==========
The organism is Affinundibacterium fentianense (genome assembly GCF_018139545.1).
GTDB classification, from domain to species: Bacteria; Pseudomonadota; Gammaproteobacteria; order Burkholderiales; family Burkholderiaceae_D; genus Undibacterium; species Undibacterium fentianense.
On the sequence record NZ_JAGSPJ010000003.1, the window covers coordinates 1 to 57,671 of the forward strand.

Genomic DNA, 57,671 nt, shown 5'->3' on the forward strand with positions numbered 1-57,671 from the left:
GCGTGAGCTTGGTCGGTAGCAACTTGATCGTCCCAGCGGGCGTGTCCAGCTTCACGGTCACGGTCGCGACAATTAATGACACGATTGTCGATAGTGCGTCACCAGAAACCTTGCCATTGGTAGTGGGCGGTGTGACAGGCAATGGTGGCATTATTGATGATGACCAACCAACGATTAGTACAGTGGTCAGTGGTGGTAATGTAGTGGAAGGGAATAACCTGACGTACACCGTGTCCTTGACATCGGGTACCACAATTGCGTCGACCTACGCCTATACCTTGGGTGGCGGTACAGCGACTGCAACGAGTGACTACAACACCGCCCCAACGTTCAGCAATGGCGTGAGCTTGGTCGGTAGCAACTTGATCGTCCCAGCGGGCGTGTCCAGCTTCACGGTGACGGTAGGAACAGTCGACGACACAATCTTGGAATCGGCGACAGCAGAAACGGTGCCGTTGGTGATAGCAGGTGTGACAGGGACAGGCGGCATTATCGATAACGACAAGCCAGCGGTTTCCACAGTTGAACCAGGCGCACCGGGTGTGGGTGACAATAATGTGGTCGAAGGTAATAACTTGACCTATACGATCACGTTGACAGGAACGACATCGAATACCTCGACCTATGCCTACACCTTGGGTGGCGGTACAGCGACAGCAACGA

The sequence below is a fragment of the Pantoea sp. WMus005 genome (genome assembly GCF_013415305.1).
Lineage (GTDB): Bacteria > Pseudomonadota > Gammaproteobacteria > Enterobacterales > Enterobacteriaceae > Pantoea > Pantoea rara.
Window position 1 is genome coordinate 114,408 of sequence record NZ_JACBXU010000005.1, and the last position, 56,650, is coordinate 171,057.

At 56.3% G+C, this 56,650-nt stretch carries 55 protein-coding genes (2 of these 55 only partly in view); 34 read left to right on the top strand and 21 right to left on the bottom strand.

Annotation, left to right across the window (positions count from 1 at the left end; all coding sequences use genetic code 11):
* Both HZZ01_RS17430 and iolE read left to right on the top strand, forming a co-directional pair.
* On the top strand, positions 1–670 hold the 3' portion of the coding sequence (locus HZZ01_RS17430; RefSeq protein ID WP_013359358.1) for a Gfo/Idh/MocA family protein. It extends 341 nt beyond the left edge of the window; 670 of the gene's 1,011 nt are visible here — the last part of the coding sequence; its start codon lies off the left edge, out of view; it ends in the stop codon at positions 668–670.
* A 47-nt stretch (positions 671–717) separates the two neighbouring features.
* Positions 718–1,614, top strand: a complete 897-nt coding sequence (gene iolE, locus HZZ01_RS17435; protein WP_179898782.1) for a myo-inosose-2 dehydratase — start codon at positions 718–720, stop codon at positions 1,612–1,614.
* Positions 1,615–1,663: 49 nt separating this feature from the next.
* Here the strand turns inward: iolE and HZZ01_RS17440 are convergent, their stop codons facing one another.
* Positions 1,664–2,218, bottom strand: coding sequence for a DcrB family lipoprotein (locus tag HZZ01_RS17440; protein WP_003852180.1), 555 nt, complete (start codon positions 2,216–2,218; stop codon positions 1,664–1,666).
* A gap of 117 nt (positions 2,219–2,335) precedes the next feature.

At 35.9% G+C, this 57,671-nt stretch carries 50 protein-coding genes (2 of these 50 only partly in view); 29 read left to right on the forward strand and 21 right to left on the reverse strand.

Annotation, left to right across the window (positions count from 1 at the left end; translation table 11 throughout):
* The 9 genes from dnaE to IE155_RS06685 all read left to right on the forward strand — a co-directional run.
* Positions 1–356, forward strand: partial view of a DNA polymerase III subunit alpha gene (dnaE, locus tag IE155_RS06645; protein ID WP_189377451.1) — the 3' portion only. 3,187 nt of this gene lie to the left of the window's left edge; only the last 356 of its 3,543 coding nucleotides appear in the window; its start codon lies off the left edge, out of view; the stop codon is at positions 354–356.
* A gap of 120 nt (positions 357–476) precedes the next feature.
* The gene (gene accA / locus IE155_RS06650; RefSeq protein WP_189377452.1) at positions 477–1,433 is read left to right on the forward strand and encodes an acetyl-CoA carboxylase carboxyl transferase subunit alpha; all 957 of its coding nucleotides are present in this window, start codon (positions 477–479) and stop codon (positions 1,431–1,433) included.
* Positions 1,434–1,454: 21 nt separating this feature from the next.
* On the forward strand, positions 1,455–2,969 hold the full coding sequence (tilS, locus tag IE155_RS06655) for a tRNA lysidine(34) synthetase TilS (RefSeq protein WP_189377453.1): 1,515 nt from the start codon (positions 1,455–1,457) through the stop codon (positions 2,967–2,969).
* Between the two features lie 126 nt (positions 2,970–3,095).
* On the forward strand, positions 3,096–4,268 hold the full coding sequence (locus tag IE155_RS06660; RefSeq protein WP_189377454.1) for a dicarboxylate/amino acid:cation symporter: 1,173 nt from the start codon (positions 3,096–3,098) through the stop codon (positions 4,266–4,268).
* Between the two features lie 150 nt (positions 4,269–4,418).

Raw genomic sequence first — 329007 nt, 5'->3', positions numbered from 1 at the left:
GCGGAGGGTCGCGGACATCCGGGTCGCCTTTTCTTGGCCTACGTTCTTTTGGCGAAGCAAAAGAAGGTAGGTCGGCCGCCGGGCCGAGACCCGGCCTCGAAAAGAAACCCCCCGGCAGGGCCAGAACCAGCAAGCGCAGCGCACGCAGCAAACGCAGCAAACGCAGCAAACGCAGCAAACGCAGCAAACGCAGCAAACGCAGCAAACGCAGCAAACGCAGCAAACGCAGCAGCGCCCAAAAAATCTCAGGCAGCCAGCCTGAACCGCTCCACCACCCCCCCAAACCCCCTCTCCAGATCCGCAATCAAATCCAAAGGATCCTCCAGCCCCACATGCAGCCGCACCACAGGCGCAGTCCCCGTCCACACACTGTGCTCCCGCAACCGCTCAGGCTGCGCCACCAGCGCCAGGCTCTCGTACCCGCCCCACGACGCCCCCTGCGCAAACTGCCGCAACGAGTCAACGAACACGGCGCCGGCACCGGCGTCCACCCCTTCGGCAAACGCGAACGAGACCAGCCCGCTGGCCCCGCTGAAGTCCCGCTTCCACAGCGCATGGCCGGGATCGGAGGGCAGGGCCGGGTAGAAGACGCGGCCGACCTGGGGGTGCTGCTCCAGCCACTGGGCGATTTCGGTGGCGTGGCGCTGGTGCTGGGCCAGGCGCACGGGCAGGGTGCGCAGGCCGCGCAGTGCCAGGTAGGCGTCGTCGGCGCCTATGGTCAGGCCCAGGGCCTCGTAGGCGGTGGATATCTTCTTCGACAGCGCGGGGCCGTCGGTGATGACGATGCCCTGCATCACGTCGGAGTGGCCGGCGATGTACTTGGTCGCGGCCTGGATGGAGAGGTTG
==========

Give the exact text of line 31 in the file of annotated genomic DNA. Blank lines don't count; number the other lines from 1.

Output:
GCGGAGGGTCGCGGACATCCGGGTCGCCTTTTCTTGGCCTACGTTCTTTTGGCGAAGCAAAAGAAGGTAGGTCGGCCGCCGGGCCGAGACCCGGCCTCGAAAAGAAACCCCCCGGCAGGGCCAGAACCAGCAAGCGCAGCGCACGCAGCAAACGCAGCAAACGCAGCAAACGCAGCAAACGCAGCAAACGCAGCAAACGCAGCAAACGCAGCAAACGCAGCAAACGCAGCAGCGCCCAAAAAATCTCAGGCAGCCAGCCTGAACCGCTCCACCACCCCCCCAAACCCCCTCTCCAGATCCGCAATCAAATCCAAAGGATCCTCCAGCCCCACATGCAGCCGCACCACAGGCGCAGTCCCCGTCCACACACTGTGCTCCCGCAACCGCTCAGGCTGCGCCACCAGCGCCAGGCTCTCGTACCCGCCCCACGACGCCCCCTGCGCAAACTGCCGCAACGAGTCAACGAACACGGCGCCGGCACCGGCGTCCACCCCTTCGGCAAACGCGAACGAGACCAGCCCGCTGGCCCCGCTGAAGTCCCGCTTCCACAGCGCATGGCCGGGATCGGAGGGCAGGGCCGGGTAGAAGACGCGGCCGACCTGGGGGTGCTGCTCCAGCCACTGGGCGATTTCGGTGGCGTGGCGCTGGTGCTGGGCCAGGCGCACGGGCAGGGTGCGCAGGCCGCGCAGTGCCAGGTAGGCGTCGTCGGCGCCTATGGTCAGGCCCAGGGCCTCGTAGGCGGTGGATATCTTCTTCGACAGCGCGGGGCCGTCGGTGATGACGATGCCCTGCATCACGTCGGAGTGGCCGGCGATGTACTTGGTCGCGGCCTGGATGGAGAGGTTG